Monday, December 15, 2008

DNA is not the be all and end all of evidence, but this is a bit ridiculous.

The Chicago Tribune has this article about a Lake County prosecutor who is pursuing 3 cases despite the fact that the DNA results in all 3 cases point away from the defendant. I believe in all 3 cases, the DNA sample from the victim has not been matched to anyone. I certainly agree with the prosecutor's basic premise, that presence of DNA at a crime scene is not always forensically significant. That has been one of my concerns about the emergence of DNA evidence: that juries consider DNA conclusive proof of guilt without analyzing what the DNA really means in the particular circumstances of the case. Of course anytime any of my clients try to argue that his DNA is at the crime scene innocently, the argument is laughed at by the prosecution. But it is true that not all DNA located at the scene of the crime bears any connection to the crime itself.

Still, this guy is taking it a bit far. The semen found inside the rape victim's vagina isn't probative of who raped her? Well, the semen doesn't match the man the prosecutor is sure did it, so the semen must not be related to the rape. It would seem to me that if the victim had had consensual sex in the days before the rape (the theory the prosecutor espouses to explain the non-matching semen), someone probably would have gotten that information out of the victim in the 20 years since the attack. And then it should be pretty easy to test the DNA against the known sexual partner.

Even better is the case of the raped and murdered 11 year-old girl. When that DNA sample didn't match the prosecutor's suspect, the prosecutor called that DNA a "red herring" because the girl could have been sexually active. That seems pretty un-prosecutor-like to besmirch a murdered child like that. At the very least, the presence of semen in her body is evidence of a crime because an 11 year-old girl can't consent to sex. I don't think there's any real reason to think her murder isn't connected to the sex abuse. I'm sure the state assumed the sex and murder were connected until the DNA came back excluding the defendant.

This prosecutor pre-determines his suspects and then interprets the evidence in whatever way is consistent with guilt of the suspect he's already picked. He would rather rely on eyewitness identifications, bite mark nonsense, and shaky confessions (all big contributors to wrongful convictions) than to rely on the best evidence in sexual assault cases. Just because he's sure he's got the right guys so that best evidence must not be relevant in these cases. That's the worst way to conduct an investigation and prosecution. Considering how desperate every state and local economy has become of late, it's maddening to me that a prosecutor would recklessly and blindly pursue his own theory on these cases in spite of the evidence. With any half-decent defense attorneys, these cases all have built-in reasonable doubt. Especially if the prosecutor pisses off the jury by suggesting that a sweet, murdered 11 year-old girl must have been having sex with someone other than her rapist and murderer.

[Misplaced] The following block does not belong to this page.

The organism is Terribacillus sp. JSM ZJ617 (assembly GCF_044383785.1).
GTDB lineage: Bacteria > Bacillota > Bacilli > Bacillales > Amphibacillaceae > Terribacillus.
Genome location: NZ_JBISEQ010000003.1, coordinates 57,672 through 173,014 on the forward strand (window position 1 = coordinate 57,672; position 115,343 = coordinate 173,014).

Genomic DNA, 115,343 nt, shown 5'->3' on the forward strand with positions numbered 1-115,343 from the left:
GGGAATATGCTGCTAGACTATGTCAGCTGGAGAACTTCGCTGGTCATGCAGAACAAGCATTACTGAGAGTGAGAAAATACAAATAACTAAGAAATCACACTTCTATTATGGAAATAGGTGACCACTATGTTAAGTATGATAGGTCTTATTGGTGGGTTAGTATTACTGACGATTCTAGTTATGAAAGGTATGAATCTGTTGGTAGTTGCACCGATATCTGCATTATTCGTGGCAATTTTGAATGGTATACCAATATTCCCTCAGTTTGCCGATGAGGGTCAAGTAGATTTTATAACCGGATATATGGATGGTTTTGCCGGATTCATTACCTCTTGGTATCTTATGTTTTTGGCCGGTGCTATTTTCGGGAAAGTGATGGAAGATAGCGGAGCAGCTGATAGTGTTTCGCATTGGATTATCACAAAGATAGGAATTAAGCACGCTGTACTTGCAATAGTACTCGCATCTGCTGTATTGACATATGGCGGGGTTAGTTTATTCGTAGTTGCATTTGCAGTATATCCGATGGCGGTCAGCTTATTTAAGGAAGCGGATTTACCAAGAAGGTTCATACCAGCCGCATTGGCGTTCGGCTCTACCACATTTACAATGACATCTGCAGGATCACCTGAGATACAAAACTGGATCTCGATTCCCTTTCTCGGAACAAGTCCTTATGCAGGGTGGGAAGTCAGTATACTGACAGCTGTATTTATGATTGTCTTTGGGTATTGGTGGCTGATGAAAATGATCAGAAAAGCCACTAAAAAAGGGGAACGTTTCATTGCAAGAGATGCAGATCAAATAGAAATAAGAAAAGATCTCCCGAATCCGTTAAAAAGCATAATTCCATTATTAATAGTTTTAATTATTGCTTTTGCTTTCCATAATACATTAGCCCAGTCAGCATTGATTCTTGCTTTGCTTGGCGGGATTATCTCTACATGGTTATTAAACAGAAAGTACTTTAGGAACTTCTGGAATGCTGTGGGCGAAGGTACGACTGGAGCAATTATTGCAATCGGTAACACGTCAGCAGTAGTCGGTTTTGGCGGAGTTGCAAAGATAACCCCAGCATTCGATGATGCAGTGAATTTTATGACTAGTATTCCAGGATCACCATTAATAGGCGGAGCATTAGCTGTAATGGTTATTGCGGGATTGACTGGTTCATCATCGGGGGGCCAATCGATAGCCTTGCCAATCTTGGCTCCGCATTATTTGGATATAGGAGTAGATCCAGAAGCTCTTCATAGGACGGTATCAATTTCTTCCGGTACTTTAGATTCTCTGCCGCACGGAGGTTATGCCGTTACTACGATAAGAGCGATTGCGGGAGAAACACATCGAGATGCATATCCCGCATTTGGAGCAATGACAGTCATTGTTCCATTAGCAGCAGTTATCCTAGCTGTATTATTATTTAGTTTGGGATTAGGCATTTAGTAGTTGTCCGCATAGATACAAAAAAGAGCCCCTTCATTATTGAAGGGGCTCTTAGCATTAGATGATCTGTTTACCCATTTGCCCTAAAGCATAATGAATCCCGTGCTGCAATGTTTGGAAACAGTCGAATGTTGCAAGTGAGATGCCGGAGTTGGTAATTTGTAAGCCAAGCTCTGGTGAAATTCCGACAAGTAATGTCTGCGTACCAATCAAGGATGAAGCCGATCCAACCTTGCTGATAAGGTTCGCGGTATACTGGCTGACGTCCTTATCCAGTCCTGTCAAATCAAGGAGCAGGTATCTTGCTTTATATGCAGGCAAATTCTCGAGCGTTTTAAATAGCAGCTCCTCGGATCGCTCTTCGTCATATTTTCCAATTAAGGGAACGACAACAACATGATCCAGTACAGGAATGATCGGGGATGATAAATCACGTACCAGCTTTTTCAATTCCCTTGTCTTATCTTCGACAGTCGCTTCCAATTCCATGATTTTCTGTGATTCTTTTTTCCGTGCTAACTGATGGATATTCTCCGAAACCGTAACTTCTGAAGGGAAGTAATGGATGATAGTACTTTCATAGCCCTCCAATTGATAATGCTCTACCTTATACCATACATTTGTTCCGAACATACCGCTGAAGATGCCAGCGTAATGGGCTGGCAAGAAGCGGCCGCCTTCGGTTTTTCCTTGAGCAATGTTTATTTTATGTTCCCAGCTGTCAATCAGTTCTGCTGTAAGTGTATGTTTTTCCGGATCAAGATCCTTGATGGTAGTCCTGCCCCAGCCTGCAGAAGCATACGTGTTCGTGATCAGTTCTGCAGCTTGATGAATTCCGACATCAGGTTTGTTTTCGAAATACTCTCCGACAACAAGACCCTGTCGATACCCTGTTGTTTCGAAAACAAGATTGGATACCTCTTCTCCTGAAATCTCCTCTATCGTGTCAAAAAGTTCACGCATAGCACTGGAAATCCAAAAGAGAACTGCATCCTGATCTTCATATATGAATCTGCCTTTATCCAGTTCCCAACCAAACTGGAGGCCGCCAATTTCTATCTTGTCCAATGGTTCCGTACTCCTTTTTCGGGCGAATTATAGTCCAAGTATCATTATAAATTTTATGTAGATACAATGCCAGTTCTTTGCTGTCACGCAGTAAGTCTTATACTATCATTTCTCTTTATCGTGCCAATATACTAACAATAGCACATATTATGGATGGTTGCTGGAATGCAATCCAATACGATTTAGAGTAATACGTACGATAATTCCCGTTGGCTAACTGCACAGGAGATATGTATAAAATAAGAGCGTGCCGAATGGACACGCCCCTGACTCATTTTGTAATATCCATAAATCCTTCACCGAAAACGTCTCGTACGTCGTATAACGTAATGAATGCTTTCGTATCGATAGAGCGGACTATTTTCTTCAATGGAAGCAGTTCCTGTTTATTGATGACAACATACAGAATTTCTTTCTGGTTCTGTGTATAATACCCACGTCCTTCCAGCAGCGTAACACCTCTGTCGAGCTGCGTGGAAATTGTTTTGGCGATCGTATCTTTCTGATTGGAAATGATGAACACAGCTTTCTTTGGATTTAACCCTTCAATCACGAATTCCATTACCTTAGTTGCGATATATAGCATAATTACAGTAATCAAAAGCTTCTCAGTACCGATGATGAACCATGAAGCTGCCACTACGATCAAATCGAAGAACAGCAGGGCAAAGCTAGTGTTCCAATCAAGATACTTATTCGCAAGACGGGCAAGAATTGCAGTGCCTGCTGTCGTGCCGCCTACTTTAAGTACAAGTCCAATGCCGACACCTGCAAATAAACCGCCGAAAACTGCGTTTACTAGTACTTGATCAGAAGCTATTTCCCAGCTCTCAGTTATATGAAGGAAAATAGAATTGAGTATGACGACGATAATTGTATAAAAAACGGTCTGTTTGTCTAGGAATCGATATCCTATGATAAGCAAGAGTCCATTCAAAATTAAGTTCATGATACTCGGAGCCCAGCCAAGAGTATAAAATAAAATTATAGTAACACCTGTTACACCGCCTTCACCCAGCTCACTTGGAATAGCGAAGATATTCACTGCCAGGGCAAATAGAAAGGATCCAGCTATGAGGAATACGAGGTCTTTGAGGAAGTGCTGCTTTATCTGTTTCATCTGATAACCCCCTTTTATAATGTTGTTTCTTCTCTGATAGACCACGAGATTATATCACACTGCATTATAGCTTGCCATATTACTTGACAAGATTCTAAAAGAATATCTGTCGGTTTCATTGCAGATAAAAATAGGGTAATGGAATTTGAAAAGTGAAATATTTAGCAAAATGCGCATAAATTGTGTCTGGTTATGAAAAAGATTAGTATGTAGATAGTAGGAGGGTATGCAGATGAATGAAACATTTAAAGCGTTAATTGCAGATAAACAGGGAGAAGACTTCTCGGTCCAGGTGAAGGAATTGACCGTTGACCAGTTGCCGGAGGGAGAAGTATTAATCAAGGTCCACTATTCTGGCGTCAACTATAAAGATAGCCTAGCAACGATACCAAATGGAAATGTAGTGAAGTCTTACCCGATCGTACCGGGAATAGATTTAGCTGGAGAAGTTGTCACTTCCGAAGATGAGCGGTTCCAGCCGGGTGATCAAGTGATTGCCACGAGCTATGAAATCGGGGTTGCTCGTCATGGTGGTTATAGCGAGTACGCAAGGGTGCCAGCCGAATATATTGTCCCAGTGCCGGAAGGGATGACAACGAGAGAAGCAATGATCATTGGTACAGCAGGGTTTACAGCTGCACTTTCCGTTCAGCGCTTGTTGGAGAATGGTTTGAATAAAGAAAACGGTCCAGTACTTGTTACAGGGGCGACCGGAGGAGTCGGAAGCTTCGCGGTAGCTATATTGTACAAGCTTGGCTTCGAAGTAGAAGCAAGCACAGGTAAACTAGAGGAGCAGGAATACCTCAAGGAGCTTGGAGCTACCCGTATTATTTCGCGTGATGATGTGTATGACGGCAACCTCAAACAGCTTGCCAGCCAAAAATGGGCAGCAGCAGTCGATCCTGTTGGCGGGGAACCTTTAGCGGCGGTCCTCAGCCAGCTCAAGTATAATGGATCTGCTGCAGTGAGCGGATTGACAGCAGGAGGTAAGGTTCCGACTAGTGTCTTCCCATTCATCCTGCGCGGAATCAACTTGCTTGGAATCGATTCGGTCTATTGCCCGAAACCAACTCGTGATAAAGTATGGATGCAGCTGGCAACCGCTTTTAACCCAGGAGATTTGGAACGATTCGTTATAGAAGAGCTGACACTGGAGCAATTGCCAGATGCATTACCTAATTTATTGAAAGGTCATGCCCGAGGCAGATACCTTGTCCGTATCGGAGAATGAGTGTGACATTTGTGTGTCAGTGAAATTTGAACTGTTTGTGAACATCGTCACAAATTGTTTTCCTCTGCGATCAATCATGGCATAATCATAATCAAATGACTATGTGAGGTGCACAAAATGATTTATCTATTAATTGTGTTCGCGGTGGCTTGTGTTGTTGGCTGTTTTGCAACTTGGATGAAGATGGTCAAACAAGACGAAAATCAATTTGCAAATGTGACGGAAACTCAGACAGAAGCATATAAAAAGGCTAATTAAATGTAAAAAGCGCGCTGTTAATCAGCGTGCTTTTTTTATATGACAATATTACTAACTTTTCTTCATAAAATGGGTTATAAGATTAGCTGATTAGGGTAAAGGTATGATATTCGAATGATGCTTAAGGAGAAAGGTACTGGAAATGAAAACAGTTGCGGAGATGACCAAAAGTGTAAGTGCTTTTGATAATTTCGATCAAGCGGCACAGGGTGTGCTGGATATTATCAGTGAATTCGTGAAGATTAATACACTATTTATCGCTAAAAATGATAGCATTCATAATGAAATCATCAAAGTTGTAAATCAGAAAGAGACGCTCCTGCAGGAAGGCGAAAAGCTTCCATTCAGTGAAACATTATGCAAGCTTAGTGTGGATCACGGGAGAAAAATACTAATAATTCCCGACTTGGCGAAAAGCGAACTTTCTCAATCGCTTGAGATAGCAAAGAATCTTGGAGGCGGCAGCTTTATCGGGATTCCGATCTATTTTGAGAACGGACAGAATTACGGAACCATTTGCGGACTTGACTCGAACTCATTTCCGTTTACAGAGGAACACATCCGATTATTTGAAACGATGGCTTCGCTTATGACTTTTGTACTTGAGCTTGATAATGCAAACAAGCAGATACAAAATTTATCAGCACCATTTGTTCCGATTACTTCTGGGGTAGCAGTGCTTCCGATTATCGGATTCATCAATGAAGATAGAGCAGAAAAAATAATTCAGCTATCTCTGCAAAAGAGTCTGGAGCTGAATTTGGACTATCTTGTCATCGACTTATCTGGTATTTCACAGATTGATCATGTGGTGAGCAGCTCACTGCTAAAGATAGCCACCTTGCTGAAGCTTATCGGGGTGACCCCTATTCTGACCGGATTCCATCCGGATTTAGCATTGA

I'm tired of hearing complaints about the costs of indigent defense and hearing about draconian cuts into indigent defense funding but never, ever hearing anyone questioning the way prosecutors spend money. It's not in the county's financial interests to pursue trials that can't result in guilty verdicts. And it's not in the county's personal interests to push charges against the wrong guys while the right guys are still roaming the streets. The good news is that the comments to the article are almost universally critical of the prosecutor. Maybe this prosecutor won't be able to keep his job if he continues to pursue his own idea of justice that doesn't take into account the evidence.

3 comments:

mikeb302000 said...

You're absolutely right that "this guy is taking it a bit far." It is abuse of power of the worst kind when prosecutors and arresting officers and judges insist on sticking with their original wrong conclusions in the face of evidence to the contrary.

SaucyVixen said...

"This prosecutor pre-determines his suspects and then interprets the evidence in whatever way is consistent with guilt of the suspect he's already picked."

This has always been the way it's been. Unfortunate? For sure. Surprising? Not in the least.

S said...

I know that's how it's always been, but this just seems too outrageous. For my own sanity, I just have to believe that this prosecutor is the only one who would rather argue that his 11 year-old murder victim was sexually active than admit that the semen found in her clears the chosen suspect. Or at least that he's in a very small minority.

 
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